Can you give our readers a quick overview of what “Dead Club City” means to you and what you were trying to capture with that concept?
JOE LANGRIDGE-BROWN: So, Dead Club City is a city-sized members only club, and we’ve kept it purposely vague in the lyrics, but I think that’s part of the charm, the mystery of that. Like, is it a physical place? Is it part of a shared consciousness? Is it actually heaven? There are a few different ways you can view it, and I want to keep it that way. But what I was trying to get at is that feeling of, you’re either in the club or you’re out of the club, whatever that club may be: celebrity or a social circle or the music industry. There are a million examples of this. So basically I created this members-only club as a good way of hanging all these different things off of the concept, basically.
When you brought this concept album idea to your bandmates, were they on board with it immediately, or did you have to convince them?
JOE LANGRIDGE-BROWN: I think because this is our fourth record, there’s an element of trust that’s been built up between us now at this point. I guess I’m lucky in that I have the trust of the band.
How did you all meet in the first place?
JOE LANGRIDGE-BROWN: Me and Connor [Mason, vocalist/guitarist] went to the same school. Dom [Craik, guitarist/keyboardist] and I met through an ex-girlfriend of mine. Phil [Blake, bassist] is Dom’s cousin. And [James] Price, I’m pretty sure he used to sell weed to Dom. [laughs] I was in a band with Connor before. Not a very good one.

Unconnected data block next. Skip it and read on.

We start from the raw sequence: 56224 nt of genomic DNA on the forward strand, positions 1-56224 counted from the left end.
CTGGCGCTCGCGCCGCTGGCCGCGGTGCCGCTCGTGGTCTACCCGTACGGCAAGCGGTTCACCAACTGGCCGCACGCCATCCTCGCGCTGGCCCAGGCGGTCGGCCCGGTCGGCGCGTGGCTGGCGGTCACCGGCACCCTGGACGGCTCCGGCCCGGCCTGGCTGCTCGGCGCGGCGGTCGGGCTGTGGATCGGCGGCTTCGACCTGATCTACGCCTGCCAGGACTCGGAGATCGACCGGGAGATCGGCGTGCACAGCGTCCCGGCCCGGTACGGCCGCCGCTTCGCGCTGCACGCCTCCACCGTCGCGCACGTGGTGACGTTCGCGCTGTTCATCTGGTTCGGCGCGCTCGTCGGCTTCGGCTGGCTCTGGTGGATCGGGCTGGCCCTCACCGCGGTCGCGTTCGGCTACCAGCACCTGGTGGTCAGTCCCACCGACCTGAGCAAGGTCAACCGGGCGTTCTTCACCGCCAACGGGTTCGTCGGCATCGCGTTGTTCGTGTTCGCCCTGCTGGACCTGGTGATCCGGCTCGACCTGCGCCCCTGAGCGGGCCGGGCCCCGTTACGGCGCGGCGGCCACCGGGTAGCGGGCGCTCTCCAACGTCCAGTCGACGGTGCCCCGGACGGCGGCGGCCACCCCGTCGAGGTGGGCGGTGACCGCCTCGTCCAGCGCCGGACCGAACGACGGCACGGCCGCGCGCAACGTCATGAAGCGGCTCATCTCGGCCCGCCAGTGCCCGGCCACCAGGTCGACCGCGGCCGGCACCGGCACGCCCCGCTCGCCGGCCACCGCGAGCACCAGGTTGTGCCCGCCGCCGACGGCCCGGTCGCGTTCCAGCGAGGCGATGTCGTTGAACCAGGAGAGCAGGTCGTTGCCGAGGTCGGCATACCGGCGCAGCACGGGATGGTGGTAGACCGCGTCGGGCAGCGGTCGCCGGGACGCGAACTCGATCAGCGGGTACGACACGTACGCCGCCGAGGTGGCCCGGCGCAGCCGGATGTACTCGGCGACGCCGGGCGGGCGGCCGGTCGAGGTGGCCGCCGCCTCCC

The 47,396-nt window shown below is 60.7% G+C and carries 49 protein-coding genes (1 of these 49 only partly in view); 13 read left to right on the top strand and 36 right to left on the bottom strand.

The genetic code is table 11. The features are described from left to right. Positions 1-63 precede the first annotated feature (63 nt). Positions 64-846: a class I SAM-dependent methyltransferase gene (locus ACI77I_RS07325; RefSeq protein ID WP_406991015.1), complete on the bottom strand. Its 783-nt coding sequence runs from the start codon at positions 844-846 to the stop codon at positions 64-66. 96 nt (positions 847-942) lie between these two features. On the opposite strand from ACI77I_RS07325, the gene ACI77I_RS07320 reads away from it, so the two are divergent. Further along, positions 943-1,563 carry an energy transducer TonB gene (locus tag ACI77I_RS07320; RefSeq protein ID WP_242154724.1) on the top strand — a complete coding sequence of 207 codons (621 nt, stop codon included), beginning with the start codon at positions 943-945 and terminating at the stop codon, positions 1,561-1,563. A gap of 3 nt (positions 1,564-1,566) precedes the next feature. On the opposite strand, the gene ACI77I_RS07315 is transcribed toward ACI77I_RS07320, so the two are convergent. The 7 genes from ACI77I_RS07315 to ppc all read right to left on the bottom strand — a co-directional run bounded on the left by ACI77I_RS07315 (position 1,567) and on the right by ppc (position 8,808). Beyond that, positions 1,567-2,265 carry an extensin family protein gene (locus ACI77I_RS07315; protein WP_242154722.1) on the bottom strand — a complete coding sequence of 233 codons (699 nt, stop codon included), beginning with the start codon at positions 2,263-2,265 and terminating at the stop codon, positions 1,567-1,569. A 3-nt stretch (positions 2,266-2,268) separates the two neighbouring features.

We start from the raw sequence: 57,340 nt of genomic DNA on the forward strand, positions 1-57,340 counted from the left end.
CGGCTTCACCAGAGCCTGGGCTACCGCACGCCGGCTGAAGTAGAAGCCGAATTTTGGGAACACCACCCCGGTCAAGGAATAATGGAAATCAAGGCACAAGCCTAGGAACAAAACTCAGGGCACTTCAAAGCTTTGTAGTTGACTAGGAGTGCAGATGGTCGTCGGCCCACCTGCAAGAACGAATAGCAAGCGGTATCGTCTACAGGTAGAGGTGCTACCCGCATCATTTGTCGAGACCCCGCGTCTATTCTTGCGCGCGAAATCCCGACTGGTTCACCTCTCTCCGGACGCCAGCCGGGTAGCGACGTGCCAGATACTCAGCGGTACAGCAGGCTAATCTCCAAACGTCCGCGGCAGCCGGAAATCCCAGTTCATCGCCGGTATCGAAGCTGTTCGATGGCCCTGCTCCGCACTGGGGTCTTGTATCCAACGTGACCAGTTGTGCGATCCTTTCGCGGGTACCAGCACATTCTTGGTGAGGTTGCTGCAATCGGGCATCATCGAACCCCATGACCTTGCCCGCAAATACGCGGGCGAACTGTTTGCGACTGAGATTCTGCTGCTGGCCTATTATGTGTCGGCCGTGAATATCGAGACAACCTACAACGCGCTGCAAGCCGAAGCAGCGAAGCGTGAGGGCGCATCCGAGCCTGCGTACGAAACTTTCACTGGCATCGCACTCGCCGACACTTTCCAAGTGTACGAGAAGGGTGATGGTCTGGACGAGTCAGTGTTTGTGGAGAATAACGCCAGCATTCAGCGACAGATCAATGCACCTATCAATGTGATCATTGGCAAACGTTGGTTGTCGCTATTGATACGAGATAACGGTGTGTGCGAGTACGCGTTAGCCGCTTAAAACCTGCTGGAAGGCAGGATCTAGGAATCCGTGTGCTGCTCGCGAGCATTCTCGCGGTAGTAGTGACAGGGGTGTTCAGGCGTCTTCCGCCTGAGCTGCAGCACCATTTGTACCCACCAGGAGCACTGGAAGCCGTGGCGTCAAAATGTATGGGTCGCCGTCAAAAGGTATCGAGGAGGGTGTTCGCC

When you started Nothing But Thieves, how did you come up with your distinctive sound?
JOE LANGRIDGE-BROWN: I think Connor is one of the best vocalists of the 21st century. I think he’s fucking incredible. But he doesn’t have a classic rock voice, so it actually took quite a long time for us to figure out a way of creating the music we wanted to around a voice like that. I think it was us eventually talking about Jeff Buckley that we kind of figured it out. That very nontraditional rock voice, but it worked. Radiohead is a massive influence, and that was from the start. And I think from then, our sound has changed a few times. That’s kind of what we try to do for each record. This record sounds nothing like the second one, say. So I think we’re always constantly evolving. Really how we treat it is that Connor’s voice is the thing that holds it together, especially on this latest record. Our fans expect the unexpected a bit now, so we kind of have free rein, which is very freeing as a writer.